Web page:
Retrospection is a powerful tool when it comes to assessing Kevin Smith’s latest feature. When Red State was released in cinemas in September 2011, it was accompanied by a Twitter-fuelled furore after the director refused to screen the film for UK journalists and publicly aired his feelings about critics and all those who failed to appreciate or understand his work. Whether genuine tirade or publicity stunt, a cloud of controversy hung over Red State during its big screen outing. But, while Smith’s personality always casts a very large shadow over his features, the passing of time has certainly helped this film to stand on its own two feet.
After Smith’s disastrous foray into more mainstream fare with Cop Out, he’s back in familiar territory with this uncompromising horror/satire hybrid. At its core is Five Points Church, the extremely fanatical religious sect led by the utterly terrifying Abin Cooper (Michael Parks). When they are not campaigning against homosexuality, they are luring promiscuous teens to their isolated homestead and subjecting them to bloody punishment for their sins. When the local police force realise what’s going on, they call in ATF Agent Kennan (John Goodman) whose team surround the farm and attempt to bring Cooper to his knees…
As you’d expect, it’s all utterly outrageous; from the hapless victims being strapped to a cross to the shocking fate of one of the almost-survivors to an ending that’s the crazy cherry on top. But while the characters and their situations may be painted in broad, blood red strokes, the points Smith is making are rather more specific. And, as indicated by the film’s chapter titles of ‘Sex’, ‘Religion’ and ‘Politics’, it’s not just America’s religious right who are in his cross-hairs, but American culture itself. In this story, personal responsibility is virtually non-existent on both sides of the good/evil divide, the police are as reckless as the cult members, unchecked gun culture puts multiple weapons in the hands of maniacs and, in the film’s most politically overt exchange between Keenan and his superiors, constitutional rights are utterly disregarded.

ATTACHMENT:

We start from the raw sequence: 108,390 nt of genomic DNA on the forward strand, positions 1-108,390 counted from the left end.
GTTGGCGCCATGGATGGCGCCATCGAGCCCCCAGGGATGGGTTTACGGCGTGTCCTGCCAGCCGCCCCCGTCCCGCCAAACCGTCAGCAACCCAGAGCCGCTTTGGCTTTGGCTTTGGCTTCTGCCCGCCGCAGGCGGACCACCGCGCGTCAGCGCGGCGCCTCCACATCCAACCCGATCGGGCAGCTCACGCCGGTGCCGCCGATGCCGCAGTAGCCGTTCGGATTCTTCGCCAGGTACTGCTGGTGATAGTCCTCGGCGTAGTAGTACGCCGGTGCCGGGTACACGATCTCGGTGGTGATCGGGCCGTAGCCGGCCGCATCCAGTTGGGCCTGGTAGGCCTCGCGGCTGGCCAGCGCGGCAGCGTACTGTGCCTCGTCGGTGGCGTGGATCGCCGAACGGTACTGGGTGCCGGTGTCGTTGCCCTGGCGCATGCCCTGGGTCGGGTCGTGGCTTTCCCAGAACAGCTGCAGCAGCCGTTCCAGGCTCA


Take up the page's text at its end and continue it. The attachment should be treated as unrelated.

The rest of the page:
The reason Red State works is because it embraces its own madness, and everyone on screen completely invests in Smith’s vision. Parks is undoubtedly at the heart of it all; in a role written specifically for him he veers from quiet menace to unrestrained insanity. It’s a virtuoso performance deserving of acknowledgement and respect whatever your thoughts on the film at large. Acting stalwarts Goodman and the wonderful Melissa Leo, cast as Parks’ equally as unhinged daughter, manage to keep their tongues in their cheeks and their faces straight, so lending the gravitas needed to keep the narrative from spinning into farce.
A white trash, balls-to-the-wall horror mishmash it may be, but Red State has far more depth than perhaps even its director would have us believe. And while some of its finer points may get trampled by Smith’s desire to offend, it’s both entertaining satire and a welcome return to form for a filmmaker with much to prove. 4 stars
Extras Both the DVD & Blu-ray contain a making of, Sundance footage, a conversation with Michael Parks, deleted scenes and poster gallery – all introduced by Smith – and the Blu-ray also features several of Smith’s Smodcasts about the film. 3 stars
As proof of just how divisive Red State is as a film, and Kevin Smith is as a filmmaker, our reviewer Naila Scargill awarded the movie 1 star when it was released theatrically. Click here to read Naila’s review.